When Star Trek (briefly) returns to TV screens next January, it’ll be with a women in the lead position, a crew full of aliens, and at least one gay character, presenting a utopian, space-faring future that sounds like an actual nightmare held by the sort of people set to vote for Donald Trump. CBS announced the first character details for Bryan Fuller’s upcoming Star Trek: Discovery—set to debut on the network in January 2017, before moving to CBS’s online All Access service—today at a Television Critics Association press tour event. And while we still don’t know much about the composition of the show’s crew, Variety and The Hollywood Reporter are both reporting that the series’ lead will be female—but not the captain of her ship.
Kate Mulgrew became the first woman to lead a Star Trek series in 1995, an accomplishment only somewhat marred by the fact that the Star Trek series she was leading was the wayward, often-lackluster Voyager. (A similar thing happend to Scott Bakula, after he became the first Quantum-American to helm the starship Enterprise in 2001.) At Comic-Con this year, Fuller suggested that Discovery would be a show of “firsts,” though, which, combined with comments he made several years ago about wanting to make a Trek series with Angela Bassett in the lead, have led people to believe he might be looking to cast a woman of color for the part. (He also mentioned conversations he’d had with franchise star Nichelle Nichols and astronaut Mae Jemison, the first African-American woman to travel in space.) CBS is reportedly still working on the casting for the character.
Other, more concrete details about Discovery were pretty hard to come by, but the network did confirm that the show’s first season will be 13 episodes. (Meanwhile, its All Access neighbor, Christine Baranski’s The Good Wife spin-off, will get 10 episodes of its own.) Also, Fuller is still describing the series as a “novel” instead of the franchise’s usual, episodic approach, and promised “a few more aliens than we usually do in a Star Trek cast.” He also confirmed that the series will take place ten years before Star Trek: The Original Series, and will center on some sort of “major, previously undepicted event in the Trek mythos” that is neither the founding of the Federation’s secret black ops unit Section 31, the Kobayashi Maru, or the oft-mentioned Romulan War. (The meticulously kept Star Trek wiki Memory Alpha lists “The Treaty of Armens is established between the Sheliak Corporate and the United Federation of Planets” as the most notable event of 2255, so get hyped for some hot treaty-signing action, we guess.) Fuller went on to tell his audience, “As a Star Trek fan: There’s an incident, an event that had been talked about but never really fully explored” that the show will be digging into, and then said nothing more.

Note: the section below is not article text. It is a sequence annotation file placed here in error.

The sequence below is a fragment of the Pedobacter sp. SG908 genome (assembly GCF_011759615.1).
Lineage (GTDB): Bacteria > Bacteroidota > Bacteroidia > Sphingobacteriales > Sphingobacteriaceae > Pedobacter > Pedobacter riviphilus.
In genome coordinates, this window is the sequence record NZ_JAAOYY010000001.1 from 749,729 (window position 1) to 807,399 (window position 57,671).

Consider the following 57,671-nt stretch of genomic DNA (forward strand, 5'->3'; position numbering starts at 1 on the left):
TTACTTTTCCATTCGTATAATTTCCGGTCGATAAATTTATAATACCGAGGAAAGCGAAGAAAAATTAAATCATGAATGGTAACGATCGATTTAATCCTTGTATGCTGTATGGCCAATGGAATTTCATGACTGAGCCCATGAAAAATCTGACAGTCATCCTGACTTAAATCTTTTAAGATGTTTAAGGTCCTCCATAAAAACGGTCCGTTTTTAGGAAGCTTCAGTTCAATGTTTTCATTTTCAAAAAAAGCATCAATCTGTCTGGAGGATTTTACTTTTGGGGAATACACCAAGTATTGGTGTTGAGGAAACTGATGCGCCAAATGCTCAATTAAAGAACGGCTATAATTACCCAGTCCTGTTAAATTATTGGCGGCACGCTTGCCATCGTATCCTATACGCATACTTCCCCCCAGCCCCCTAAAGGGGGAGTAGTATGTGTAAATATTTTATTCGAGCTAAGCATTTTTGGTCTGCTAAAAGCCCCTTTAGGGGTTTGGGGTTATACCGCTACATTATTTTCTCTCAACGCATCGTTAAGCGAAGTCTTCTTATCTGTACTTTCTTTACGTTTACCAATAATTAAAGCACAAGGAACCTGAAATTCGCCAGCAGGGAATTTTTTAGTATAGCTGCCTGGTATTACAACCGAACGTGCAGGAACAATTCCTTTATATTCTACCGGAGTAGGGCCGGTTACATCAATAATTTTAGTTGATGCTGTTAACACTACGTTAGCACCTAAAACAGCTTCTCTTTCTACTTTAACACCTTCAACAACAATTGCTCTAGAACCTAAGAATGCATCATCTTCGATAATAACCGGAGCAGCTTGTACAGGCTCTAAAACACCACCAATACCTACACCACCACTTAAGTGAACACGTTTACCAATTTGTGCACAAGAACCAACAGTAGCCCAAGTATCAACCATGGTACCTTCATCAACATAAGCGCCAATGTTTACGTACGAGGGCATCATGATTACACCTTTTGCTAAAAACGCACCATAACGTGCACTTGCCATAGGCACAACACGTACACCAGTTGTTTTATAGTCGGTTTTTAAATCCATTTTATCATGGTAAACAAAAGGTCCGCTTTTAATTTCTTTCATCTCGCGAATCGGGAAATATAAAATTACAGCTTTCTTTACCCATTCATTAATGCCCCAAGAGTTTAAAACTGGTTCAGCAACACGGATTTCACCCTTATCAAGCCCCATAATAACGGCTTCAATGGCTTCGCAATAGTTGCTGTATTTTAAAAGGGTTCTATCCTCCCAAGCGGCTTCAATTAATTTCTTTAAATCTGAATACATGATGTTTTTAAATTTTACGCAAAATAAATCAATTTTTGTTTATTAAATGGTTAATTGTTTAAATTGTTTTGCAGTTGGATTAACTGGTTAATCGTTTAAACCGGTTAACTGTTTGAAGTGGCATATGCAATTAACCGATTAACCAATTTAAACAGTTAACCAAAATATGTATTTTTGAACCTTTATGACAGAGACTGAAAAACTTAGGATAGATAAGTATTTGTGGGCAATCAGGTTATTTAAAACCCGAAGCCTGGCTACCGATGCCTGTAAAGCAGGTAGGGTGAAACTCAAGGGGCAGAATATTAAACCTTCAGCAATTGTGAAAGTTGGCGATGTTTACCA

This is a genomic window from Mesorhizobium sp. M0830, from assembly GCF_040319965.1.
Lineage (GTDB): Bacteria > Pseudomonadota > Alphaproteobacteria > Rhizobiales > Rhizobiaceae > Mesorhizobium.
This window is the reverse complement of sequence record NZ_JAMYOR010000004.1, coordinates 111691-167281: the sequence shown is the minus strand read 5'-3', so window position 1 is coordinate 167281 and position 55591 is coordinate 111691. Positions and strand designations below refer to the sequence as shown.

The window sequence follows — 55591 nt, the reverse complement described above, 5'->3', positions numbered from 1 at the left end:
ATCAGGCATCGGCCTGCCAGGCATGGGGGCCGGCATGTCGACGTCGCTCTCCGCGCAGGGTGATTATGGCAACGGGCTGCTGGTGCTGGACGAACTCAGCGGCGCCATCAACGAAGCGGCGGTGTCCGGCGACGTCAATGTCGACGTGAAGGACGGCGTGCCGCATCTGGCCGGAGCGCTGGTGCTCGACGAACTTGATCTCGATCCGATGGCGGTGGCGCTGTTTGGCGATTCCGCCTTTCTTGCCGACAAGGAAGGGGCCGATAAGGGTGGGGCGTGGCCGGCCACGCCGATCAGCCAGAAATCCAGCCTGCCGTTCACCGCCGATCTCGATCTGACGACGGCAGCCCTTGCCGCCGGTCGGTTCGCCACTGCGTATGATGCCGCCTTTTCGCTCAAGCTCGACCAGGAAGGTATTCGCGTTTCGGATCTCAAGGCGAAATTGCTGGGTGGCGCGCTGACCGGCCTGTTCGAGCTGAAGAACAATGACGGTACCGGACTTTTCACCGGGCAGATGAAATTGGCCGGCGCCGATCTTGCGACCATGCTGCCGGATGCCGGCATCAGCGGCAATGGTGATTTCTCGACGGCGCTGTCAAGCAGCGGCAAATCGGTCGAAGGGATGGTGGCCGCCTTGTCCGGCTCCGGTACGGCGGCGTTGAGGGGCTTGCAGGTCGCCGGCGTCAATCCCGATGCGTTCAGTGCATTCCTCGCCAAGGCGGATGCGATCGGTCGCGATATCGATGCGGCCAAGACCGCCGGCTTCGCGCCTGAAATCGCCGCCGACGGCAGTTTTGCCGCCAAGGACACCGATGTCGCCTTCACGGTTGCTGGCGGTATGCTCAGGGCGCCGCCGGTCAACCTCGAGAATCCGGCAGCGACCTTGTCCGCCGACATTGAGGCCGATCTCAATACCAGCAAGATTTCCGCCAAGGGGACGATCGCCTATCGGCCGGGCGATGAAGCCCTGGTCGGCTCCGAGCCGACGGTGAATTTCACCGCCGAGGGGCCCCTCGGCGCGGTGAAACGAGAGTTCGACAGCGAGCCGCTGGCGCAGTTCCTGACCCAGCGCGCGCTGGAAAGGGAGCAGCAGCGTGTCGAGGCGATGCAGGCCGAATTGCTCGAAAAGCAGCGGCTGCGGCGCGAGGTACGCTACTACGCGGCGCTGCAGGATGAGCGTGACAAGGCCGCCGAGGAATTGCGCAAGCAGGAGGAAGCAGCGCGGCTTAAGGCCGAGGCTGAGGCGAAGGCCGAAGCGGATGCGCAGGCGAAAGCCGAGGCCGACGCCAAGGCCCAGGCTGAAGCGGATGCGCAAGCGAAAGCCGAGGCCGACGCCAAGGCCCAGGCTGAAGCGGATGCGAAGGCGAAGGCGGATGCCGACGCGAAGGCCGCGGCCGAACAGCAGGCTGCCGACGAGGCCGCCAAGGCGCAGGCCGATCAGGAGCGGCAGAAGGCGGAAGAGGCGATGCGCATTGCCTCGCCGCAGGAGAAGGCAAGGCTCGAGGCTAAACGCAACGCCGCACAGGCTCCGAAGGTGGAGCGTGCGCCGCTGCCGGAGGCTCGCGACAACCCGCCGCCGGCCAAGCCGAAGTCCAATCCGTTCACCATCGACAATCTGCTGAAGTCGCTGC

Speaking of Fuller and his love of tormenting his audience, he also confirmed that at least one member of the show’s crew will be gay—at least in part because of all the hate mail he got in his own Voyager days, when people suspected that Jeri Ryan’s Seven Of Nine might be attracted to women—and said that he’s interested in telling Star Trek stories from the perspective of someone who isn’t in command of their ship for once. All-in-all, it sounds like Discovery is gearing up to be a very new take on the old Star Trek TV formula, one we’ll hopefully be able to watch the right-wing, sci-fi-loving Uncles Of Facebook lose their collective shit over for years to come.
[Additional reporting by Erik Adams]